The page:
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Oh, God help me, daughters, how many souls must have been made to suffer great loss in this way by the devil! These souls think that all such fears stem from humility…The fears come from ourselves, for this lack of freedom from ourselves, and even more, is what can be feared.” –Teresa of Avila, from The Interior Castle
There is a class at Harvard in which all MDiv students (those earning degrees in preparation for ministry) must recount their “spiritual autobiography” for those in the class. I’m told this process of vulnerable sharing, listening, and exchanging feedback can take many class sessions. Yesterday a friend told me about his recent experience of presenting his autobiography, wherein he admitted to his classmates that he is unsure about whether ordained ministry is actually what he pursue upon the completion of his degree.
“Well, would that ministry utilize your gifts?” they responded, “What are your gifts?”
My friend said he hesitated in his response. He felt uncomfortable claiming the (many, really extraordinary) gifts that he possesses. He said this felt out of character, and counter-cultural to both his faith community and the decorum of where he was raised.
Although the two of us come from different hometowns and denominational traditions, I imagine myself responding similarly was I placed in his position. I, too, experience the tension between a sense of real, genuine humility, on one hand, and the importance of recognizing one’s skills for discernment and effective ministry, on the other.
Recently, I have not only been confronted with this tension in my friend’s story, but also in the writing of Teresa of Avila. The professor who assigned her book, The Interior Castle, for this week’s reading warned the class: “Teresa has an extreme tendency toward self-deprecation—it can be quite disturbing, but just push through!” Sure enough, within the first few pages of the book she had already made it quite clear to the reader that she, herself, is useless, and only writes out of obedience to God and her monastic order.
As I have read on, however, it has become clear that Teresa was blessed with extraordinary gifts, as a mystic and as a communicator of those experiences for the betterment of others. Even as she communicated an extreme, self-deprecating humility, she must have written out of an undeniable knowledge of her giftedness. This is evident in one of her rather ironic warnings against the danger of a false sense of self-knowledge:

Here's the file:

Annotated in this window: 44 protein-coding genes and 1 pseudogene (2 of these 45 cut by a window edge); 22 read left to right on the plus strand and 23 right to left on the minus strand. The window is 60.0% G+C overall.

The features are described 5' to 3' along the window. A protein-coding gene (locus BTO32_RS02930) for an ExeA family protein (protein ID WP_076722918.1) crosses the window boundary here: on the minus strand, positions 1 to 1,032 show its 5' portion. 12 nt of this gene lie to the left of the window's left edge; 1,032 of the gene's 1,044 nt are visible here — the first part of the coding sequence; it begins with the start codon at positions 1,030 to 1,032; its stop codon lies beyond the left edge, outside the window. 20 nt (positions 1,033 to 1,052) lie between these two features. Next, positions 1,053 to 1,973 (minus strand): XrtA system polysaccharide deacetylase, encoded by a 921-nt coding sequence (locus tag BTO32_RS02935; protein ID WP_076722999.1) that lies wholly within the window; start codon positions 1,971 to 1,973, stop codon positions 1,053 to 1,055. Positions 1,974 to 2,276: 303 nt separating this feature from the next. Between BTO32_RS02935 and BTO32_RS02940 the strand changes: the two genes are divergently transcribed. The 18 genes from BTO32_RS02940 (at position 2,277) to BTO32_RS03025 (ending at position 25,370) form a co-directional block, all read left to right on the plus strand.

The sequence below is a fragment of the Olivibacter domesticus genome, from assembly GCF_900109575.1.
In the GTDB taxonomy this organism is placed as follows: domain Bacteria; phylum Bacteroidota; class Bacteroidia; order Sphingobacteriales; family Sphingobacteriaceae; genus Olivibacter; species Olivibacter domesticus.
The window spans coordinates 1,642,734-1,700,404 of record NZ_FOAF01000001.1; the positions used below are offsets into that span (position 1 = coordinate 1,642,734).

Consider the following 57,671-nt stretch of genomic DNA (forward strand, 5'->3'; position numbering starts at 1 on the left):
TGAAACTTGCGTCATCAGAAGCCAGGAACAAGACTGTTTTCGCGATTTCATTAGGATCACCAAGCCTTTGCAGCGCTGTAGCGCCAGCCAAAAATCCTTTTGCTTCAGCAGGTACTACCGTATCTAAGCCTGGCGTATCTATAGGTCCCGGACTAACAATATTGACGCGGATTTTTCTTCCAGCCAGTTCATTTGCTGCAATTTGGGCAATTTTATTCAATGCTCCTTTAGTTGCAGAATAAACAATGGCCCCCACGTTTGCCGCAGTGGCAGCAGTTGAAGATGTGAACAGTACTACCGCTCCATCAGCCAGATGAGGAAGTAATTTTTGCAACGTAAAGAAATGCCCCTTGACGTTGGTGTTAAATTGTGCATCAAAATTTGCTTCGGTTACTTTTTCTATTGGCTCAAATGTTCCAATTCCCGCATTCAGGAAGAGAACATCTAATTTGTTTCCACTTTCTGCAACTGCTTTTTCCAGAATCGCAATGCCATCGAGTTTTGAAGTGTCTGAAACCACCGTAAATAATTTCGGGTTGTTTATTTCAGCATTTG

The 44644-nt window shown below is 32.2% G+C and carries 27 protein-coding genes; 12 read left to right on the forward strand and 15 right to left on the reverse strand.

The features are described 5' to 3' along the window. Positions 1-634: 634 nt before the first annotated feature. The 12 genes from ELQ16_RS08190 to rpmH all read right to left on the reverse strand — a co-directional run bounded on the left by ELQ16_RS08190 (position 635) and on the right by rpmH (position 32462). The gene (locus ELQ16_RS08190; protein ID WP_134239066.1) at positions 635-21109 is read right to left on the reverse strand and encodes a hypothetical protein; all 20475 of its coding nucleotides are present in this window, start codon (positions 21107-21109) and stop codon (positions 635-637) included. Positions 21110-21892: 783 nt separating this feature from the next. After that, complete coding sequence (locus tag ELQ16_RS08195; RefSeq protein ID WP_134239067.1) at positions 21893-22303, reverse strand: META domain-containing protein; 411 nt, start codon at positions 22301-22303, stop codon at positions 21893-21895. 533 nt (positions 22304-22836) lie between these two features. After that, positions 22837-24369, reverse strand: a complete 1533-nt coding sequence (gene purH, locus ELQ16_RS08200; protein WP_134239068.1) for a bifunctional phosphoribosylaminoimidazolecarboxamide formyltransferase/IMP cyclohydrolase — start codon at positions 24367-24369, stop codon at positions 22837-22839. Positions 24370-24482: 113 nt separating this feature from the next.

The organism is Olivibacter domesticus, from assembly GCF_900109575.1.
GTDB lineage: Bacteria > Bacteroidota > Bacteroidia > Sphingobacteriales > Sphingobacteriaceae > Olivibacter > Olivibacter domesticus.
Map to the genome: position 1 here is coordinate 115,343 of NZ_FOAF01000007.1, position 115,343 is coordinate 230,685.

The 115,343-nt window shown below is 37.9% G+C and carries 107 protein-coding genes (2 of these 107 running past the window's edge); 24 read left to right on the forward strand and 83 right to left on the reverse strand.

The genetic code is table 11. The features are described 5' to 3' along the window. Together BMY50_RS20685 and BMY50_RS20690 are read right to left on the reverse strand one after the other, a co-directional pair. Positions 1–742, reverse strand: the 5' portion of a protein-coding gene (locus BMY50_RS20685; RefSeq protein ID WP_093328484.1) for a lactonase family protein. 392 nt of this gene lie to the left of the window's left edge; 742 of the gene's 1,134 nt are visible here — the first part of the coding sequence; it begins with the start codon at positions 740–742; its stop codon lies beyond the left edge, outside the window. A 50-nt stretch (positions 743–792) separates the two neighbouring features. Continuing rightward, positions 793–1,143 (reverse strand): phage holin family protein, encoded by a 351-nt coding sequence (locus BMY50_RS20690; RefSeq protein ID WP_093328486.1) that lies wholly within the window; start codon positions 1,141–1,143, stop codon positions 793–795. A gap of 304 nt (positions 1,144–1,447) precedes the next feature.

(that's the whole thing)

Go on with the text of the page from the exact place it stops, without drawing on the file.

If we are always fixed on our earthly misery, the stream will never flow free from the mud of fears, faintheartedness, and cowardice. I would be looking to see if I’m being watched or not; if by taking this path things will turn out badly for me; whether it might be pride to dare to begin a certain work; whether it would be good for a person so miserable to engage in something so lofty as prayer; whether I might be judged better than others if I don’t follow the path they all do. I’d be thinking that extremes are not good, even in the practice of virtue; that, since I am such a sinner, I might be a greater fall; that perhaps I would not advance and would do harm to good people; that someone like myself has no need of special things…Oh, God help me, daughters, how many souls must have been made to suffer great loss in this way by the devil! These souls think that all such fears stem from humility…The fears come from ourselves, for this lack of freedom from ourselves, and even more, is what can be feared. So I say, daughters, that we should set our eyes on Christ, our Good, and on His Saints. There we shall learn true humility, the intellect will be enhanced, as I have said, and self-knowledge will not make once based and cowardly.
Like Teresa, I realize that every person is blessed with unique gifts, and that I should celebrate this by sharing my gifts with others rather than letting fear and false humilities get in the way. The kind of humility that Teresa implores (perhaps in a self-directed message!) is a humility that does not deny giftedness. It acknowledges God, and it acknowledges the giftedness of others, but it does not prevent one from the sense of peace and joy that comes with doing what one is really good at!
How can I foster this sort of life-giving humility? How can I let go of the false, fear-inducing humility that so easily distracts me from my gifts? And how can I help others do the same?
It is very likely that you know the story of Jesus walking on water—the one where his disciple, Peter, hops out of the safe sailing vessel to join his Rabbi atop the waves. When Peter starts to panic and sink, Jesus scolds him, asking, “Don’t you have faith?” If you’re like me, and probably most of us, you understand this story as a message about faith in Christ. If Peter trusted Jesus, he would have been able to miraculously walk on water just like his teacher. With faith in God, all things are possible.